Martin Harvey

News and Views from the Labor Front

Paper of Catholic Unionists
Is for No-Strike Pledge

(15 January 1945)


From Labor Action, Vol. 9 No. 3, 15 January 1945, p. 2.
Transcribed & marked up by Einde O’Callaghan for the Marxists’ Internet Archive.


DETROIT – The latest addition to the elements clamoring for the auto workers to reaffirm the no-strike pledge in the referendum beginning on January 4 is The Wage Earner, organ of the Detroit chapter of the Association of Catholic Trade Unionists.

The Wage Earner starts its editorial on the subject with the statement: "We have said it many times before and we say it again – the no-strike pledge must be upheld!” If the pledge is upheld, continues The Wage Earner further on, “the charges of labor-baiters and ivory tower editorial writers that the pledge is a fake and was never meant seriously, will be thoroughly refuted.”
 

A Bargain Not Kept

When, may we ask, is a fake a fake? The no-strike pledge was given in return for a promised equality of sacrifice program. It was given in return for promised price control. It was given in return for promised limitation of war profits. It was given in return for promised protection of the unions by the government and the industrialists. It was given in return for more promises of the same kind.

Were any of these promises kept? Was a SINGLE ONE of these promises kept? NO, NOT ONE!

And that is why the no-strike pledge was a fake. It was part of a bargain which was never kept, a bargain which was never meant to be kept – a fake bargain.

How do we put a stop to this fakery? Says The Wage Earner – without even cracking a smile – why, by keeping, our part of this fake bargain, by keeping the no-strike pledge. Let us put it less kindly. The Wage Earner does NOT want to end the fake.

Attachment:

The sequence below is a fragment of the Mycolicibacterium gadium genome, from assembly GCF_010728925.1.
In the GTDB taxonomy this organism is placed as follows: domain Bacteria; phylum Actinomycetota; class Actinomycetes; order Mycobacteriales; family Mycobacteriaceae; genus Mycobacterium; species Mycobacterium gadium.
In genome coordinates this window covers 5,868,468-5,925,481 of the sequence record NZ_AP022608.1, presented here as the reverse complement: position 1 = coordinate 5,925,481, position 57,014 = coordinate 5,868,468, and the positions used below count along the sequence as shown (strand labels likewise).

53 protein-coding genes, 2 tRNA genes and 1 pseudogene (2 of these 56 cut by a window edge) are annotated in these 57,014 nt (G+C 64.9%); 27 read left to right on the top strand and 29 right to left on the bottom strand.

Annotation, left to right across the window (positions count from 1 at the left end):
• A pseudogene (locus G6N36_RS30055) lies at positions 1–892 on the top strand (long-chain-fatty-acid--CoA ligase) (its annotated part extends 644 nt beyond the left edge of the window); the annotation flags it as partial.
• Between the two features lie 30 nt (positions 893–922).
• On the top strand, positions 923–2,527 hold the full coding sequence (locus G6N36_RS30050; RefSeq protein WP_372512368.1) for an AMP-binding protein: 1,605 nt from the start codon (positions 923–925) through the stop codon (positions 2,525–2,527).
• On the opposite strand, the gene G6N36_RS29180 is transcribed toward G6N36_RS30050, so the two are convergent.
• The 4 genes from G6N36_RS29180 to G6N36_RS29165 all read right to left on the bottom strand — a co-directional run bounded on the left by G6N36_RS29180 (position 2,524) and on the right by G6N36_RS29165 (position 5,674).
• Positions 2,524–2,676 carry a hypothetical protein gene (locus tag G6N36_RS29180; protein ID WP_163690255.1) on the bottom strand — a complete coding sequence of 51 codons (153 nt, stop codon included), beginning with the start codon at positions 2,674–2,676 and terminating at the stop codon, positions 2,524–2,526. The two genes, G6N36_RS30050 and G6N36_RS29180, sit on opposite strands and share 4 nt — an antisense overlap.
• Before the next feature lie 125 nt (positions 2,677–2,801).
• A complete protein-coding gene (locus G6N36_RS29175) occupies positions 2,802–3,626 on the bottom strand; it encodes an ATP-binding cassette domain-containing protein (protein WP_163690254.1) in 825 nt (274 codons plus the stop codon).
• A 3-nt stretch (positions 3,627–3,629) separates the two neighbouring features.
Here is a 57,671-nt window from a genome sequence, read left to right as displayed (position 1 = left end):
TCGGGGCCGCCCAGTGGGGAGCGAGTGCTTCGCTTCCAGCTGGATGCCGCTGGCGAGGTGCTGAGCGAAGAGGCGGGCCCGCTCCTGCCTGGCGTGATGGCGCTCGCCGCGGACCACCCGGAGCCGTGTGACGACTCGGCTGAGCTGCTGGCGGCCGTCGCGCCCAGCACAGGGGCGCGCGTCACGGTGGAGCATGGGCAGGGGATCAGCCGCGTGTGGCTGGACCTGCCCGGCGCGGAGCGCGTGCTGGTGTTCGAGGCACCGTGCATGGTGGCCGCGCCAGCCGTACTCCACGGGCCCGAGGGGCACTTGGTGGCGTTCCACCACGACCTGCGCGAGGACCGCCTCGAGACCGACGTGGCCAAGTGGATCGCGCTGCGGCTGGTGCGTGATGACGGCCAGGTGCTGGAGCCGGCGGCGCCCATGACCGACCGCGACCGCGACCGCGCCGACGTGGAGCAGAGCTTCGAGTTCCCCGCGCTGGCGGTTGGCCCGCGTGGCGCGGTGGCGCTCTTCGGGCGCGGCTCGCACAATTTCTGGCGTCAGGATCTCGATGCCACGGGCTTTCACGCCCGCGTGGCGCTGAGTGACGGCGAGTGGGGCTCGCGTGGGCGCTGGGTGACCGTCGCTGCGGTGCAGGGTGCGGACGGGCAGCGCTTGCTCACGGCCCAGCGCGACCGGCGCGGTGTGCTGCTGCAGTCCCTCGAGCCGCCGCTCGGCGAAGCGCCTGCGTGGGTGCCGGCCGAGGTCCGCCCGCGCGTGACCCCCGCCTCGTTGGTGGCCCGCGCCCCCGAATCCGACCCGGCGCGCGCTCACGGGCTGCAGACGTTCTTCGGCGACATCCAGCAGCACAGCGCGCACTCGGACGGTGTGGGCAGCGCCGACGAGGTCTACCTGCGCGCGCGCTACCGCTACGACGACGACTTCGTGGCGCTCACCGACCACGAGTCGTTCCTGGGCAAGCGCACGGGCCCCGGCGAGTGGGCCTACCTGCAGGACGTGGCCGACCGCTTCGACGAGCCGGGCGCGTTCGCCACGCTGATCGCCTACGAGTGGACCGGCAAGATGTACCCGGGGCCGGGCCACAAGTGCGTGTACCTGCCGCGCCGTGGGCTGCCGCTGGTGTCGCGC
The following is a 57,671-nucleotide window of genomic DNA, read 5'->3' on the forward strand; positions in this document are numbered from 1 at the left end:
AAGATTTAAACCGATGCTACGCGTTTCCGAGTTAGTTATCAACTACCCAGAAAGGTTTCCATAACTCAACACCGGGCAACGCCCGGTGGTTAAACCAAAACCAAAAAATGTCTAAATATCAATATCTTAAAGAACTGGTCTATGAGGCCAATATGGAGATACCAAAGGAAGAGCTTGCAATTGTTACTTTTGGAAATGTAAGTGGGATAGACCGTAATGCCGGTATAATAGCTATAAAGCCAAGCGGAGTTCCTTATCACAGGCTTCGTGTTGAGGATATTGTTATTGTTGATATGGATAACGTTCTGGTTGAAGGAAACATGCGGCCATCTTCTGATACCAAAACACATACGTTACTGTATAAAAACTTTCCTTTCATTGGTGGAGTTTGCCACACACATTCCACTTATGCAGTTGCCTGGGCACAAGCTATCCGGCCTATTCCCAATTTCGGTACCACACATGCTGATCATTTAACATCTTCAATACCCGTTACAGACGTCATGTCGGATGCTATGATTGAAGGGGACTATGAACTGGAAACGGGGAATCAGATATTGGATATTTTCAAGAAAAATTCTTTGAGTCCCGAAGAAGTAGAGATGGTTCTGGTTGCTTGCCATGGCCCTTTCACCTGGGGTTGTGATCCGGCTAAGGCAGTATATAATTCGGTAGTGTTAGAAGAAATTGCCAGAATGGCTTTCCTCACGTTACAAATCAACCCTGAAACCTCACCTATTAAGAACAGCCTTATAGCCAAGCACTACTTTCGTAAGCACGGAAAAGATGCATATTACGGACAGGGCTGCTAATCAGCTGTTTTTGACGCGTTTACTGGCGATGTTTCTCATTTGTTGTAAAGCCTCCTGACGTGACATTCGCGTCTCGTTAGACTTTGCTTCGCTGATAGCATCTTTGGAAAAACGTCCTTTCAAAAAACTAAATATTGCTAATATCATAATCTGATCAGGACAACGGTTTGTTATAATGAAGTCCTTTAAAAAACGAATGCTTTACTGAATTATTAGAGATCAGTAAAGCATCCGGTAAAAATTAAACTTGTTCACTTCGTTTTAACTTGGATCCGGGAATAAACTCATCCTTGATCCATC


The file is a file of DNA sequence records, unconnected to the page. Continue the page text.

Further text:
But let us continue. If the pledge is upheld, says the Wage Earner:

“... the soldiers in the foxholes of the Rhineland will hear of it and will know that the home front is still one hundred per cent in this war.

“The sailors and marines of the South Pacific will get the results and will understand that the great mass of American workers is on the level with them.”
 

Labor’s Responsibility to Soldiers

The American workers have ALWAYS been on the level with their brothers in the Army and Navy.

Who was first in demanding job protection for the draftees? The labor unions!

Who was first in demanding higher pay for members of the armed forces? The labor movement!

Who is in the forefront of the struggle for decent wages for all workers, veterans included? The unions!

Was it labor who refused to reconvert to war production until profits were guaranteed? Or was it General Motors and Ford?

Was it labor who restricted production to retain monopoly control? Or was it the Aluminum Company of America and the Norden Co. bombsight manufacturers?

The record is clear and unmistakable.